I spent about 3 weeks volunteering at the Lazy Dog in May 2010, helping with a few different projects running at that time: education programme; bird list; first thoughts for designing the community project information for the website. This was near the start of a 3 months sabbatical that I was going to enjoy in Peru.
I was made very welcome by the staff there, and Andrea, who was managing the education programme, got me settled into our shared room and into the ways of the Lazy Dog setup. All hands on deck was the general approach, which was fine with me as I wanted to get as involved as possible in the short time I had. I helped out with the teaching in the community school for the first week or two, which was hard with my very basic Spanish but it helped me gain an important insight into my next phase of work – helping to plan future classes.
With my background of conservation and awareness, having spent some time with the children at the community centre and talking to Andrea and Diana about their own teaching experiences, I did some research into class activities that would be possible in the circumstances they were working in. Keeping the classes simple, realising the level the younger and older children can handle but still gain something from is a tricky balance, but we progressed a few ideas that will feed into the year’s education plan. Seeing the struggle that teachers in the local area with teaching large classes of mixed ages really brought it home as to how important projects like this are.
The school teachers at Rivas seem genuinely pleased and thankful to have continuous support from the Lazy Dog, whether through Diana or ongoing volunteers. Working with their government education system, helping to develop it further through providing that extra support, will help both teachers and children gain from the setup.
I also helped Diana with a birdlist for the Lazy Dog. Unfortunately plans to do the biological surveys didn’t work out but I pulled together lists from various guests and birders who have spent time in the quebradas (valleys), polylepis forests and mountainous areas surrounding the Lazy Dog. The idea was to develop a list that was useful for future guests, but could also be used by locally employed guides that will hopefully be working from a community centre that Diana and Wayne are building on their own land.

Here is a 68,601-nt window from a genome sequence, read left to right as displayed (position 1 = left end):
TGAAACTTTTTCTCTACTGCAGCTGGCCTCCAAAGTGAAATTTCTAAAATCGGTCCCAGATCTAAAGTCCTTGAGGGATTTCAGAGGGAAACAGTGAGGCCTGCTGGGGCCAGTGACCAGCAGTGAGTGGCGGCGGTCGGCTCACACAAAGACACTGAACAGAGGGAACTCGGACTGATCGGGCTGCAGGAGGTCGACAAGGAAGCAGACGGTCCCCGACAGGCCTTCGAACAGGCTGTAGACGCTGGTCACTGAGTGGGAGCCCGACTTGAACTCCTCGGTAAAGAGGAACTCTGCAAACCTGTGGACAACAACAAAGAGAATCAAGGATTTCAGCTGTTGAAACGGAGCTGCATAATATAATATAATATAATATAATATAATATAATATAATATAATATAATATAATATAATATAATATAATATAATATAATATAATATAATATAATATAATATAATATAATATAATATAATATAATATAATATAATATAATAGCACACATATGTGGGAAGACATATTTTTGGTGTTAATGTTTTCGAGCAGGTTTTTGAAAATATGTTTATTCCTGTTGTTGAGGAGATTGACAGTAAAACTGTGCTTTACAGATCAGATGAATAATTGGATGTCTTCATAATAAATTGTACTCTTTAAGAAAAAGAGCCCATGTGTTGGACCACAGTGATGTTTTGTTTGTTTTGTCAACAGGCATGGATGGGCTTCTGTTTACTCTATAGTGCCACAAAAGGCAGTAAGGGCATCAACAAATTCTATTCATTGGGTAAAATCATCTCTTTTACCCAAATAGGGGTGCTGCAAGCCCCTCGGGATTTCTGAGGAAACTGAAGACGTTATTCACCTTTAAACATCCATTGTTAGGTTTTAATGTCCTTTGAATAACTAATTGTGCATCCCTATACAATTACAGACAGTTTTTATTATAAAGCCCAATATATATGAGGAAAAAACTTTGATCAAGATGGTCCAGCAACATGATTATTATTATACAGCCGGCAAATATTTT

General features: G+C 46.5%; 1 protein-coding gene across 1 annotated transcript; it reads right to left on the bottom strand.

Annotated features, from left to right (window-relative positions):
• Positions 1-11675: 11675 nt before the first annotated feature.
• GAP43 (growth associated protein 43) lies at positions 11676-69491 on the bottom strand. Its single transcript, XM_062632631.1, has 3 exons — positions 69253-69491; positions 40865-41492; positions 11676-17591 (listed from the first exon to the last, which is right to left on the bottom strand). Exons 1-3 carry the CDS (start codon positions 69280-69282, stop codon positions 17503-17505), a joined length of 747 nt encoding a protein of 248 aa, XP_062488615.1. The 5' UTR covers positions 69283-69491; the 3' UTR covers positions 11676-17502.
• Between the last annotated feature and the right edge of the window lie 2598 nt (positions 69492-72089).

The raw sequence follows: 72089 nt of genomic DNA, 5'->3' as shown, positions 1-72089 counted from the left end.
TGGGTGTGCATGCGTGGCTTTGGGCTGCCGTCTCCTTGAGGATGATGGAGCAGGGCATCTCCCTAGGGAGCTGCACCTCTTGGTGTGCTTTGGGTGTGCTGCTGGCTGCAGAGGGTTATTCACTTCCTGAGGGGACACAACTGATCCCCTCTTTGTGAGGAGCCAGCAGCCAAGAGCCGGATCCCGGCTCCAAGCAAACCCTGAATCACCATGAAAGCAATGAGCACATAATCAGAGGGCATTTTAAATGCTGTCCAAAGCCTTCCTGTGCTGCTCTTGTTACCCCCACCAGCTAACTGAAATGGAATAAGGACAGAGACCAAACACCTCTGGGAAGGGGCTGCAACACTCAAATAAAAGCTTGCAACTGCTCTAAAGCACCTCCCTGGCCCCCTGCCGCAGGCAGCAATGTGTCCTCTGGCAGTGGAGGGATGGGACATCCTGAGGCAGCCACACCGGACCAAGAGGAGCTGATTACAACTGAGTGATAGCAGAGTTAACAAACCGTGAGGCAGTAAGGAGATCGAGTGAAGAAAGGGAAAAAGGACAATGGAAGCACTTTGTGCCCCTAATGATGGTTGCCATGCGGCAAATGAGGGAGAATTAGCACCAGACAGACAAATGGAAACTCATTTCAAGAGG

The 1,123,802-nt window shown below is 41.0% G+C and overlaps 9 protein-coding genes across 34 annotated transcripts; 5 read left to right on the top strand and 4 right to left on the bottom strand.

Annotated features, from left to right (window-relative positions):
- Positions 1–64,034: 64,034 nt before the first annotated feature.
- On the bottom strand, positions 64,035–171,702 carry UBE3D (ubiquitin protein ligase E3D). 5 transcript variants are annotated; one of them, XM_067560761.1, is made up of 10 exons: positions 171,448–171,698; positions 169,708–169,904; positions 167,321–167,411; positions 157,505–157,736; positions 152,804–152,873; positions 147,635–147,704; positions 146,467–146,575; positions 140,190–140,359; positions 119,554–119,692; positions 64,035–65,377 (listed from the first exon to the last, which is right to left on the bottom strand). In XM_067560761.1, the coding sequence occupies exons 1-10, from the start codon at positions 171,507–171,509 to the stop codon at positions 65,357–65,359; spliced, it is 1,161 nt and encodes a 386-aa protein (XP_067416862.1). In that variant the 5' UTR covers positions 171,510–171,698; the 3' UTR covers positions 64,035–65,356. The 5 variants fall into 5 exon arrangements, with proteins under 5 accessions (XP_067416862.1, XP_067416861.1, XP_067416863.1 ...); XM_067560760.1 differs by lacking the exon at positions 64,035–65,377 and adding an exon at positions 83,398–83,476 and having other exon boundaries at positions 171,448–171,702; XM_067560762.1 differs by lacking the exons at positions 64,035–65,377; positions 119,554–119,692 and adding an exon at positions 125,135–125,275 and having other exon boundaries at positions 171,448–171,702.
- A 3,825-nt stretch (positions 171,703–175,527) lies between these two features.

As a marine biologist, this was an interesting slant on my everyday job, and made me look around much more closely at the birds enjoying the same area that I’d been admiring the last few weeks, and would be exploring further in the weeks to come. I was lucky enough to have a couple of days in the mountains at the weekends whilst I was at the Lazy Dog – firstly to Laguna Churup and then to Laguna 69. Two absolutely amazing and stunning places to go to, and a great start to acclimatising for the trekking I was to do later.
The Lazy Dog was a great place to acclimatise in its own right and I made use of the (relatively!) good road that snakes along the base of the beautiful mountainous backdrop to take a morning walk / run. The Lazy Dog’s staff is extremely dedicated to their work, which is a reflection on Diana and Wayne’s approach to the tourism side of their project, but also the amount of time and effort they spend developing ideas with the community.
My plan was to get to know a little about the country and people by staying in one place before travelling around. The connections through Diana with finding a Spanish teacher and a place to stay in Huaraz, plus the time I spent at the Lazy Dog definitely gave me a very special insight into how people live and work in the area. It was an honour to have some involvement with the project and I will hold many fond memories of this time for years to come. I look forward to keeping an eye on how the projects progress in the future.